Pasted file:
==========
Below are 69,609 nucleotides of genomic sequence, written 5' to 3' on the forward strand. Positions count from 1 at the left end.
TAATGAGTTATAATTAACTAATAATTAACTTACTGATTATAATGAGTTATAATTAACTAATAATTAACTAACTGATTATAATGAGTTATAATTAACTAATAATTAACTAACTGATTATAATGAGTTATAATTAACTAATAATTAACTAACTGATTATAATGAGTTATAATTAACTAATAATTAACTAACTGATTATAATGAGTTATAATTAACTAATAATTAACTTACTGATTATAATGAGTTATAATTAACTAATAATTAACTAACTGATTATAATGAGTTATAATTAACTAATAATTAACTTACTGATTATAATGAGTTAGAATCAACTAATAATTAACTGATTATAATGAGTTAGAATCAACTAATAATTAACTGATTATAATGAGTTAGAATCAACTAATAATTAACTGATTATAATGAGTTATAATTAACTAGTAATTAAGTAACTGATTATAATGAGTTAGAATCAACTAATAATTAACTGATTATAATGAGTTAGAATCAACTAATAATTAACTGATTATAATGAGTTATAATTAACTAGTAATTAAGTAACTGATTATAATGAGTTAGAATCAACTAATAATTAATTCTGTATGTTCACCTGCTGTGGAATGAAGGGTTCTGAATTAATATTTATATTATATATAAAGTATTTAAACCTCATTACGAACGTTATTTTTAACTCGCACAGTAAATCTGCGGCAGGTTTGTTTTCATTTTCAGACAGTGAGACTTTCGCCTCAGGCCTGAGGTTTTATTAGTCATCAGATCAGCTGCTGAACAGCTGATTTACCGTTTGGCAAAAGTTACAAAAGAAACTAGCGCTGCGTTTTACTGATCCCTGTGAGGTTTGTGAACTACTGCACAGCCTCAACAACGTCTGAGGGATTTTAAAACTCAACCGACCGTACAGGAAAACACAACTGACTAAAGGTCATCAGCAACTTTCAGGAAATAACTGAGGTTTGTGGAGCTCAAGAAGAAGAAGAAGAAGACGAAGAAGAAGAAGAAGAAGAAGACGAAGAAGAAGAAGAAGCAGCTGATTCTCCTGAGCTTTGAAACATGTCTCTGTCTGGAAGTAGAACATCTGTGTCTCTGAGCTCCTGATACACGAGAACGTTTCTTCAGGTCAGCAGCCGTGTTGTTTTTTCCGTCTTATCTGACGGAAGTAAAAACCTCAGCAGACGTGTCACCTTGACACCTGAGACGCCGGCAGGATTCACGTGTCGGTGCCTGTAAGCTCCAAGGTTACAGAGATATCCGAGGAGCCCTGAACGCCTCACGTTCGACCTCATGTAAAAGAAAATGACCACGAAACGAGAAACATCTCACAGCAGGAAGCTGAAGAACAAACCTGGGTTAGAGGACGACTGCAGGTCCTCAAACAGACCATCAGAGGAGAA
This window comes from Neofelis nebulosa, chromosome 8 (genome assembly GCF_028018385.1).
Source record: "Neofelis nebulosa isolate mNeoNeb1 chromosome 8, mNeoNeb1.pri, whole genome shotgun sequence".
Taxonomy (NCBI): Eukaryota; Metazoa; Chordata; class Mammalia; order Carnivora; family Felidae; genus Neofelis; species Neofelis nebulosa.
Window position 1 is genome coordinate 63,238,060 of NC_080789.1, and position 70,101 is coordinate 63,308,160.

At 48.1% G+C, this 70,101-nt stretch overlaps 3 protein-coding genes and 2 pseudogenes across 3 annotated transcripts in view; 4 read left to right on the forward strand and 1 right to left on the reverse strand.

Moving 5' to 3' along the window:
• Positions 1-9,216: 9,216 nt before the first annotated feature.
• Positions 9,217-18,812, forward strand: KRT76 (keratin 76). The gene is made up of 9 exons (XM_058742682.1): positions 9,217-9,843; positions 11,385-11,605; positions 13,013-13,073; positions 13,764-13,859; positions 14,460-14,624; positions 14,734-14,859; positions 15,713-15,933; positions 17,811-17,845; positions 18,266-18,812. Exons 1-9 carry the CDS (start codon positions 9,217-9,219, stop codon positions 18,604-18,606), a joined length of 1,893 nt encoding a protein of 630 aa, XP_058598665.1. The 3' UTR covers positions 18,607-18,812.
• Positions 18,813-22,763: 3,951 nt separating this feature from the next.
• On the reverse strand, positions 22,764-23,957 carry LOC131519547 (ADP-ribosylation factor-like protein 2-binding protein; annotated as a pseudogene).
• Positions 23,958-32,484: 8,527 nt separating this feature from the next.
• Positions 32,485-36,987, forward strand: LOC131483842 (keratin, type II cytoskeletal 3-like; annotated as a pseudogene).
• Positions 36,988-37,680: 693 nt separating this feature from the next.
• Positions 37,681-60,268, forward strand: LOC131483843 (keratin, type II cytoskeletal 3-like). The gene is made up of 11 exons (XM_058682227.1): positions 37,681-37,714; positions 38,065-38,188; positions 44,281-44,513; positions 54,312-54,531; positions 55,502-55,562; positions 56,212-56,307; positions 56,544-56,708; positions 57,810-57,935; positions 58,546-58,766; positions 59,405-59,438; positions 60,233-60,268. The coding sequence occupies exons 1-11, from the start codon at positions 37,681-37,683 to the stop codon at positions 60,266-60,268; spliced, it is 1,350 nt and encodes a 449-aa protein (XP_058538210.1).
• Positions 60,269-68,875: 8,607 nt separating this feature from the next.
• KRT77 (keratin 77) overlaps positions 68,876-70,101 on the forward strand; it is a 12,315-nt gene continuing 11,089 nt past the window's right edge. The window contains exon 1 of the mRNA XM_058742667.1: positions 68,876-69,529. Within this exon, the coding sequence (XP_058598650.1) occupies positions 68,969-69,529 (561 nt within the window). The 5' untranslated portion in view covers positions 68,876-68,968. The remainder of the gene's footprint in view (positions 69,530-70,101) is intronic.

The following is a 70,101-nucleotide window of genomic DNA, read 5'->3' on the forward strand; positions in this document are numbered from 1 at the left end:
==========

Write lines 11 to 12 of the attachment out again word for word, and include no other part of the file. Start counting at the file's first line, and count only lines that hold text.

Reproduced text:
• Positions 18,813-22,763: 3,951 nt separating this feature from the next.
• On the reverse strand, positions 22,764-23,957 carry LOC131519547 (ADP-ribosylation factor-like protein 2-binding protein; annotated as a pseudogene).